Talk to someone who won’t try to argue about how you feel, judge you, or tell you to just “snap out of it.” Find someone who will simply listen and be there for you. This could be a family member or friend or one of the helplines below:

3. Find online information and support

How can I know if someone else might be feeling suicidal?

Everyone is different, but here are some general signs that may suggest a person is in need of help. For some people, several of these signs might apply - for others just one or two, or none.

  • Feeling restless and agitated
  • Feeling angry and aggressive
  • Feeling tearful
  • Being tired or lacking in energy
  • Not wanting to talk to or be with people
  • Not wanting to do things they usually enjoy
  • Using alcohol or drugs to cope with feelings
  • Finding it hard to cope with everyday things
  • Not replying to messages or being distant
  • Talking about feeling hopeless, helpless or worthless
  • Talking about feeling trapped by life circumstances they can’t see a way out of, or feeling unable to escape their thoughts
  • A change in routine, such as sleeping or eating more or less than normal
  • Engaging in risk-taking behaviour, like gambling or violence
  • Self-harming

Again, everyone is different, but here are some common situations that may lead to someone having suicidal thoughts:

  • loss, including loss of a friend or a family member through bereavement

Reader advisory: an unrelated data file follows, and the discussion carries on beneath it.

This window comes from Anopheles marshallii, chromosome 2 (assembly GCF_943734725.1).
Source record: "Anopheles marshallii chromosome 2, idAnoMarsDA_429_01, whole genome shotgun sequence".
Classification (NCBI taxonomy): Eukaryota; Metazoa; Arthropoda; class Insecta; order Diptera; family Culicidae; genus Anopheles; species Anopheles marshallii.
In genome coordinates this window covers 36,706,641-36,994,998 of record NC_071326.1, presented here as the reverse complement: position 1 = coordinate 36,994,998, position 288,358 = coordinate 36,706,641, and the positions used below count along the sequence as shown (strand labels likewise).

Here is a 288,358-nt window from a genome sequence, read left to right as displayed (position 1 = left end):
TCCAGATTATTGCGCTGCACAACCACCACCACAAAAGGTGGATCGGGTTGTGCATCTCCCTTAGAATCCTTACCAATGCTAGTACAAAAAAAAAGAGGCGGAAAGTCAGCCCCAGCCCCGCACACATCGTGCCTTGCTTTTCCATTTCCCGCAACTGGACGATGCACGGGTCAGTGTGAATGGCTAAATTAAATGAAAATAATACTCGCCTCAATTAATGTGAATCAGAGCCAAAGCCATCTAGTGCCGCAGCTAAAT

• suicide or attempted suicide of family member, friend or public figure
  • relationship and family problems
  • housing problems
  • financial worries
  • job-related stress
  • college or study-related pressures
  • bullying, abuse or neglect
  • loneliness and isolation
  • challenging current events
  • depression
  • painful and/or disabling physical illness
  • heavy use of or dependency on alcohol or other drugs

How can I help someone who is feeling suicidal?

We all have a role to play in suicide prevention. About 70 percent of people who commit suicide give some sort of verbal or nonverbal clue about their intention to end their life. That means you could be in a position to guide someone to get help before they commit the one action that can never be taken back.

Things you can do:

Organisations offering helplines are listed in the ‘Getting help if you are feeling suicidal’ section above.

If the person is in need of urgent help and cannot keep safe:

  • Call an ambulance on 999 or help them to get to the nearest A&E department.
  • Stay with them if you are able and continue to talk to them if you can
If the person can keep safe for a short while but is still in need of urgent help, you could:

  • dial 111. This is a free service and is open 24/7
  • contact their GP and ask for an emergency appointment

Further information and help

Further information and support services can be found on this website in relation to:

Online training:

  • Zero Suicide Alliance offers free online training which provides a better understanding of the signs to look out for and the skills required to approach someone who is struggling with suicidal thoughts.